By Kristine A. Miller (auth.)
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Extra info for British Literature of the Blitz: Fighting the People’s War
Analyzing a sample of 300 women, a Mass-Observation report concludes that “72% of D [working] class women said they had never thought of joining a Service” (M-O A: FR 1083, 1942: 6). Of the 28 percent of the working-class women who did consider joining the services, most were drawn to the ATS, rather than to the primarily middle- and upper-middle-class WAAF Mobile Women in Elizabeth Bowen’s War Writing 35 and WRNS. Social perceptions of the different branches of women’s military service therefore enforced class divisions within the auxiliary armed forces.
Despite its qualitative approach, Mass-Observation frequently drew conclusions about the British population, and the MOI even employed the organization to report secretly on a variety of propaganda and morale issues during the war. A Top Secret report submitted by the Director of Naval Intelligence in April 1947 summarizes Mass-Observation’s work for the government: From the end of 1939, Mass Observation was employed by the Home Intelligence Section of the Ministry of Information, to report on a wide range of subjects connected with morale, rumour, war dislocation and 22 British Literature of the Blitz frustrations, industrial difficulties and general propaganda effects.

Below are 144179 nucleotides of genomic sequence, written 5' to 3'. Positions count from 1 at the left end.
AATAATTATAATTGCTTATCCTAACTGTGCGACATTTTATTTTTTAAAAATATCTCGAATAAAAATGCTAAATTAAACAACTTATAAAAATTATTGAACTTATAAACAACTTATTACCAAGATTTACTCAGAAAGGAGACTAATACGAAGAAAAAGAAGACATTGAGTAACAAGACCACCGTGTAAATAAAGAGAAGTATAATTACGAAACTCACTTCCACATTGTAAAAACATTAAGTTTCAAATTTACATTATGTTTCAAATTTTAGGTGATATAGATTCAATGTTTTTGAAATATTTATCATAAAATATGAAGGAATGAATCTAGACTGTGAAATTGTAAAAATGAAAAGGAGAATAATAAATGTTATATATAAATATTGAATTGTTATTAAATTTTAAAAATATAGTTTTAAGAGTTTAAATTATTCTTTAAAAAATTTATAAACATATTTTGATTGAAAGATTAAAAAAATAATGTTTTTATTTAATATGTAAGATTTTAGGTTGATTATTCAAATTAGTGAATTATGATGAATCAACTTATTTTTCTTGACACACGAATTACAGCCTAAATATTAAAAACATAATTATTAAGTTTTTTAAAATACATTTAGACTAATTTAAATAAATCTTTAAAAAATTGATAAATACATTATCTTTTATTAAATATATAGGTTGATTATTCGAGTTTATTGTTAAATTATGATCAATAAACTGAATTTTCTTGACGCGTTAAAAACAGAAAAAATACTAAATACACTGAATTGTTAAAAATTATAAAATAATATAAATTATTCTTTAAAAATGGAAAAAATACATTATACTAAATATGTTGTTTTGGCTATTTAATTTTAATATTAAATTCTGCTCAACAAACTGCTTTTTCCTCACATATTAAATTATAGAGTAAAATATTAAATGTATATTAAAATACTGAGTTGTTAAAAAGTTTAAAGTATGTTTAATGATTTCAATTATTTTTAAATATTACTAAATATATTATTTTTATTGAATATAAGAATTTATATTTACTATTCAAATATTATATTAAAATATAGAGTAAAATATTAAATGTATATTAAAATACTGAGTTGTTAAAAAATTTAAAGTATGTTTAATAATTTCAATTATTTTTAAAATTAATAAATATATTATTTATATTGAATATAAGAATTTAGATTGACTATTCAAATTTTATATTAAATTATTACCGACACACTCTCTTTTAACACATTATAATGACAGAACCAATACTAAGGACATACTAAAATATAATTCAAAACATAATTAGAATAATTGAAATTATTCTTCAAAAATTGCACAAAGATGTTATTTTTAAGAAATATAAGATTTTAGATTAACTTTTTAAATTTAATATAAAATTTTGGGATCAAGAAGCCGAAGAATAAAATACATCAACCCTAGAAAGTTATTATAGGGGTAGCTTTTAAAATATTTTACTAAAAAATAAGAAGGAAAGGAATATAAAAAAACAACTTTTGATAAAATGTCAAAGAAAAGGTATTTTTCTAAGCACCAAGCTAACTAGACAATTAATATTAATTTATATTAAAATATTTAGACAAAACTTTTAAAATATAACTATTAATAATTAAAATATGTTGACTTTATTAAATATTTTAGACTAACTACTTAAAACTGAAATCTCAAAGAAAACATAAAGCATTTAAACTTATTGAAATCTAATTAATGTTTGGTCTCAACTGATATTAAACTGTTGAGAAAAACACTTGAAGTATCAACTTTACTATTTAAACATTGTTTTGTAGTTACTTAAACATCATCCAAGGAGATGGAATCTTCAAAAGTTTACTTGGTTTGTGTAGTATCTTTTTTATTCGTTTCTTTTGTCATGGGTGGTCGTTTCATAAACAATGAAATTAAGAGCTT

Confounded by the national imperative to protect the freedom of people who seem increasingly likely to be killed, Oakman articulates a conflicted view of the People’s War not uncommon among those working and fighting for their lives in the Blitz. A similar sense of internal conflict haunts this 70-year-old workingclass warden’s even more personal description of his wife’s death, which he communicates to a young man in the hope of recruiting him to join an ARP unit: He [Hitler] smashed up me home and me missus in the same night.